## Envision Math Accelerated Grade 7 Volume 1 Chapter 2 Real Numbers

**Page 85 Exercise 2 Answer**

The numbers given in decimal form can be written in fractional form.

The first step is to remove the decimal and divide the number by the power of ten.

Where the power of ten is decided by the number of digits after the decimal.

The second step is to write the fraction form in the simplest form.

**The decimal form of number can be written in the fractional form by removing the decimal and then converting is to the simplest fractional form as mentioned above.**

**Page 85 Exercise 3 Answer**

Rational numbers written in the form of fractions are precise.

The values of fractions are very accurate and the chances of error are very less.

So, rational numbers are preferred to be written in the form of fractions which can be converted into a decimal form or vice-versa.

**It is useful to write a rational number as a fraction as it gives an accurate value.**

**Page 86 Question 1 Answer**

A repeating decimal is one in which the digits after the decimal get repeated.

It can be converted into a fraction by a method in which firstly, the given repeating decimals is put equal to any variable.

Then, that equation is multiplied by 10,100,1000,..depending upon the number of repeating digits.

After solving the obtained equations, the variable comes out equal to a fraction.

**
**The example is 0.444…

Let x= 0.444….…….(1)

Since,0.444…. has only one repeating unit

Multiply both sides of equation (1) by 10

10x = 4.444…………(2)

Subtract equation (1) from (2)

10x−x = 4.444…−0.444…

9x = 4

x\(=\frac{4}{9}\)

**A repeating decimal can be written as a fraction by a number of steps as shown above.**

**Page 86 Exercise 1 Answer**

The winning percentage of a team is 0.444…

Let x = 0.444….…….(1)

Since, 0.444…. has only one repeating unit

Multiply both sides of equation (1) by 10

10x = 4.444…………(2)

Subtract equation (1) from (2)

10x−x = 4.444…−0.444…

9x = 4

x\( = \frac{4}{9}\)

**The team won \( = \frac{4}{9}\) of their games.**

**Page 87 Exercise 2 Answer**

The given repeating decimal is 0.6333…

Let x = 0.6333….…….(1)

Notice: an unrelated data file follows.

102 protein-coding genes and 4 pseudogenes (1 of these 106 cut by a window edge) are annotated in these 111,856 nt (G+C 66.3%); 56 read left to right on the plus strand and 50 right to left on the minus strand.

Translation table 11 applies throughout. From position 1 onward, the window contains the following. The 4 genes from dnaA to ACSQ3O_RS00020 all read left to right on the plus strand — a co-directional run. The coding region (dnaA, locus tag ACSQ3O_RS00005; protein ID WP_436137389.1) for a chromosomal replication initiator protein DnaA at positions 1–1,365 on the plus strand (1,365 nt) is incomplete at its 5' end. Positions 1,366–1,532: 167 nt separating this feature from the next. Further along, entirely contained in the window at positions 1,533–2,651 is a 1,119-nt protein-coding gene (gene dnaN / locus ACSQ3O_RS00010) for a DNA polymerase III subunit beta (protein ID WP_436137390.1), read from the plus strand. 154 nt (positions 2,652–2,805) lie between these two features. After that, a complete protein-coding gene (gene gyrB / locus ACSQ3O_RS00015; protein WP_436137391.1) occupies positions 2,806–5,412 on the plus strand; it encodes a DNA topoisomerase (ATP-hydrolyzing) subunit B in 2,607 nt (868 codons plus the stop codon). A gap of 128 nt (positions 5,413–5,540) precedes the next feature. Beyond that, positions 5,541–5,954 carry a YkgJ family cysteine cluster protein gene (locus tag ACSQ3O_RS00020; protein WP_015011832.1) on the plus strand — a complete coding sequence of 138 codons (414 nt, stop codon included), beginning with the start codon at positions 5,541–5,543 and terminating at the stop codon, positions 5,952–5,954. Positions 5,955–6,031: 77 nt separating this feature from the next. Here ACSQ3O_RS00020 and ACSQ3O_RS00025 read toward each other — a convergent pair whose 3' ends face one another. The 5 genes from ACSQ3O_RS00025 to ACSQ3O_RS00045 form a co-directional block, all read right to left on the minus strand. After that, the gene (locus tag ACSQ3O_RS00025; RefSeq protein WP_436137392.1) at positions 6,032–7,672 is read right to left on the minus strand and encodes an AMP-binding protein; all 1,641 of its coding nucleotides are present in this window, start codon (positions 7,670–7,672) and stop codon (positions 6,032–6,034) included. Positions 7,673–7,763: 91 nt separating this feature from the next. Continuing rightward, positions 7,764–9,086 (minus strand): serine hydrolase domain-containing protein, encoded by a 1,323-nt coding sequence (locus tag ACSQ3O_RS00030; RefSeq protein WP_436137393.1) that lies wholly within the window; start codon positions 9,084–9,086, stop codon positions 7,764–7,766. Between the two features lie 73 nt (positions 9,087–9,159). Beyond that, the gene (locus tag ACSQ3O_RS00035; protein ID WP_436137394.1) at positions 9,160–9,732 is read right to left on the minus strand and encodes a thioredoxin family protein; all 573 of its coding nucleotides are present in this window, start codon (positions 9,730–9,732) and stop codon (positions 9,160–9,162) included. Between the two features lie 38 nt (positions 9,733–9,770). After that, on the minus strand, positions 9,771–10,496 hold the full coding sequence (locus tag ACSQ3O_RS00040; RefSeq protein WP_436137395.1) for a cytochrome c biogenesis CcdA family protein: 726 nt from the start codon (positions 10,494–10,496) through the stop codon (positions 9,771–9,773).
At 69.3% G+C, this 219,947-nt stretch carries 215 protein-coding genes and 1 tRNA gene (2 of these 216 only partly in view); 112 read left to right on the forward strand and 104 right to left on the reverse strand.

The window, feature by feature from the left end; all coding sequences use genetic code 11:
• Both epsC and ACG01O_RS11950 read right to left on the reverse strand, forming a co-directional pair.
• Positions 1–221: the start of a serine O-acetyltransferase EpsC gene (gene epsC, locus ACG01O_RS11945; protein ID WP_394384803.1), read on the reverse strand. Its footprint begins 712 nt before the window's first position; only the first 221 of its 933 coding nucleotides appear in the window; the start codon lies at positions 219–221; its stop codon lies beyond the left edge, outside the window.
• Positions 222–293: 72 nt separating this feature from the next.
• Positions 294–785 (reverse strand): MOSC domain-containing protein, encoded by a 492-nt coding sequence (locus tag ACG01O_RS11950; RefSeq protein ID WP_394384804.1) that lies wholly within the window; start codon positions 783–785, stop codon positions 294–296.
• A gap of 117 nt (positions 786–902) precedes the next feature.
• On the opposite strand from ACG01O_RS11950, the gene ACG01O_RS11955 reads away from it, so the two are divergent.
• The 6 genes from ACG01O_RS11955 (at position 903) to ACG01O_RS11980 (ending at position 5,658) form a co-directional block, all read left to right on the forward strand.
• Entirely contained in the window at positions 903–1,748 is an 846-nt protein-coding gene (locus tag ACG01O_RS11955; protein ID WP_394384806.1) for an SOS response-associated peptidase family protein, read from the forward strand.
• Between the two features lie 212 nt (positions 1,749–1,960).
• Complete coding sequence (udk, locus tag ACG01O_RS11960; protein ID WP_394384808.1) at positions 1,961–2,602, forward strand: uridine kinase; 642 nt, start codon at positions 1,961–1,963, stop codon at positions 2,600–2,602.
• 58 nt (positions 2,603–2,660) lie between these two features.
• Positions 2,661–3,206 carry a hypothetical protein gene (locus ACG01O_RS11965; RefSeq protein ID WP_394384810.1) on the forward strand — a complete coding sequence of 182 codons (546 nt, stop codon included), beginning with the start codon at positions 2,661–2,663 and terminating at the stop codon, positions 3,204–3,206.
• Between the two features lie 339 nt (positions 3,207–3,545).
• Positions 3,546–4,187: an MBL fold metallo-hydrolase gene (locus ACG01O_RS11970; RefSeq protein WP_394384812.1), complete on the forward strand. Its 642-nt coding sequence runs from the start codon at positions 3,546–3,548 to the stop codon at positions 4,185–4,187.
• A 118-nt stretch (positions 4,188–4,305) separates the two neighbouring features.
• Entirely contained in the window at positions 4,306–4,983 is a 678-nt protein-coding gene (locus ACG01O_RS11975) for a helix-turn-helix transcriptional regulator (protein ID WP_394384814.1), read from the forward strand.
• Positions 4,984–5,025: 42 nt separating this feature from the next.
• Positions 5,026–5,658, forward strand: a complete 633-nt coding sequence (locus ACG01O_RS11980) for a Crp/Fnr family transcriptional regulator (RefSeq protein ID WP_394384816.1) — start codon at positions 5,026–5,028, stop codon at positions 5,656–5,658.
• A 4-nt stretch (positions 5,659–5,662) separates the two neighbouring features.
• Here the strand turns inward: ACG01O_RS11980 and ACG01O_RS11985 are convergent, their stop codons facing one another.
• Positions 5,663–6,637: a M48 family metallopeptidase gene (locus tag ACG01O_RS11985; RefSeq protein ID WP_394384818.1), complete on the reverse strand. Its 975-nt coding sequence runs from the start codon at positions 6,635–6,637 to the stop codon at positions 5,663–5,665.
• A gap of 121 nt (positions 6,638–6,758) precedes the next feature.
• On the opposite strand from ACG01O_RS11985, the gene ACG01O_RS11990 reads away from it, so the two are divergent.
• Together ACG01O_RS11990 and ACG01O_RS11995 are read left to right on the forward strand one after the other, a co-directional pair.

Since,0.6333…. has only one repeating unit

Multiply both sides of equation (1) by 10

10x = 6.333…………(2)

Subtract equation (1) from (2)

10x − x = 6.333…−0.633…

9x= 5.7

x = \(\frac{5.7}{9}\)

x = \(\frac{57}{90}\)

x = \(\frac{19}{30}\)

**0.6333…. can be written in the fractional form as\(\frac{19}{30}\).**

**Page 87 Exercise 3 Answer**

The given repeating decimal is 4.1363636…

Let x = 4.1363636….…….(1)

Since, 4.1363636…. has two repeating unit

Multiply both sides of equation (1) by 100

100x = 413.6363… ………(2)

Subtract equation (1) from (2)

100x−x = 413.6363…−4.1363…

99x = 409.5

x = \(\frac{409.5}{99}\)

x = \(\frac{4095}{990}\)

x = \(\frac{455}{110}\)

x = \(\frac{91}{22}\)

**4.1363636….can be written in the fractional form as \(\frac{91}{22}\)**

**Page 86 Exercise 1 Answer**

A repeating decimal is the one in which the digits after the decimal get repeated.

It can be converted into a fraction by a method in which firstly, the given repeating decimals is put equals to any variable.

Then, that equation is multiplied by 10,100,1000,..depending upon the number of repeating digits.

After solving the obtained equations, the variable comes out equal to a fraction.

So, the power of ten can be known by the number of repeating digits present in the given repeating fraction.

**By checking the number of repeating digits, we can know by what power of ten we have to multiply in the second step.**

**Page 88 Exercise 1 Answer**

A repeating decimal is the one in which the digits after the decimal get repeated.

It can be converted into a fraction by a method in which firstly, the given repeating decimals is put equals to any variable.

Then, that equation is multiplied by 10,100,1000,.. depending upon the number of repeating digits.

After solving the obtained equations, the variable comes out equal to a fraction.

The example is 0.444…

Let x = 0.444….…….(1)

Since, 0.444…. has only one repeating unit

Multiply both sides of equation (1) by 10

10x = 4.444…………(2)

Subtract equation (1) from (2)